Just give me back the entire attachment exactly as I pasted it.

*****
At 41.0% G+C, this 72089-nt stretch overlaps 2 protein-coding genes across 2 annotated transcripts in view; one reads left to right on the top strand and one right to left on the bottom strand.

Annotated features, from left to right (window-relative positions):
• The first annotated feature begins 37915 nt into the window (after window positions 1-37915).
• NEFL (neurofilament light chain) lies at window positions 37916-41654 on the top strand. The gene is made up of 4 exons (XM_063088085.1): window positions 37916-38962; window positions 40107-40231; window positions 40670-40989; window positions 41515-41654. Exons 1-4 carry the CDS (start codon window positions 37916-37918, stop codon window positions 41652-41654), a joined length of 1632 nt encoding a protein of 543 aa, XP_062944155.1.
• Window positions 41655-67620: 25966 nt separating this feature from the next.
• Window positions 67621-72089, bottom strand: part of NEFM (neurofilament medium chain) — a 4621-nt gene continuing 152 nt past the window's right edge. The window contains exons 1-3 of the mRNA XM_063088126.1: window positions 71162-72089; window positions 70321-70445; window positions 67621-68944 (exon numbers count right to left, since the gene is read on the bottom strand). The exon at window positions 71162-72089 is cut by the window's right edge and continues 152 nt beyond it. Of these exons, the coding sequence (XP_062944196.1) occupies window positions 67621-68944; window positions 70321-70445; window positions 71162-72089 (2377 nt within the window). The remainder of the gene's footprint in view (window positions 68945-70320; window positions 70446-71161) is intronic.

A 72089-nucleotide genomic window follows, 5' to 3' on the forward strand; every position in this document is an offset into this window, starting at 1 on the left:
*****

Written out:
At 41.0% G+C, this 72089-nt stretch overlaps 2 protein-coding genes across 2 annotated transcripts in view; one reads left to right on the top strand and one right to left on the bottom strand.

Annotated features, from left to right (window-relative positions):
• The first annotated feature begins 37915 nt into the window (after window positions 1-37915).
• NEFL (neurofilament light chain) lies at window positions 37916-41654 on the top strand. The gene is made up of 4 exons (XM_063088085.1): window positions 37916-38962; window positions 40107-40231; window positions 40670-40989; window positions 41515-41654. Exons 1-4 carry the CDS (start codon window positions 37916-37918, stop codon window positions 41652-41654), a joined length of 1632 nt encoding a protein of 543 aa, XP_062944155.1.
• Window positions 41655-67620: 25966 nt separating this feature from the next.
• Window positions 67621-72089, bottom strand: part of NEFM (neurofilament medium chain) — a 4621-nt gene continuing 152 nt past the window's right edge. The window contains exons 1-3 of the mRNA XM_063088126.1: window positions 71162-72089; window positions 70321-70445; window positions 67621-68944 (exon numbers count right to left, since the gene is read on the bottom strand). The exon at window positions 71162-72089 is cut by the window's right edge and continues 152 nt beyond it. Of these exons, the coding sequence (XP_062944196.1) occupies window positions 67621-68944; window positions 70321-70445; window positions 71162-72089 (2377 nt within the window). The remainder of the gene's footprint in view (window positions 68945-70320; window positions 70446-71161) is intronic.

A 72089-nucleotide genomic window follows, 5' to 3' on the forward strand; every position in this document is an offset into this window, starting at 1 on the left: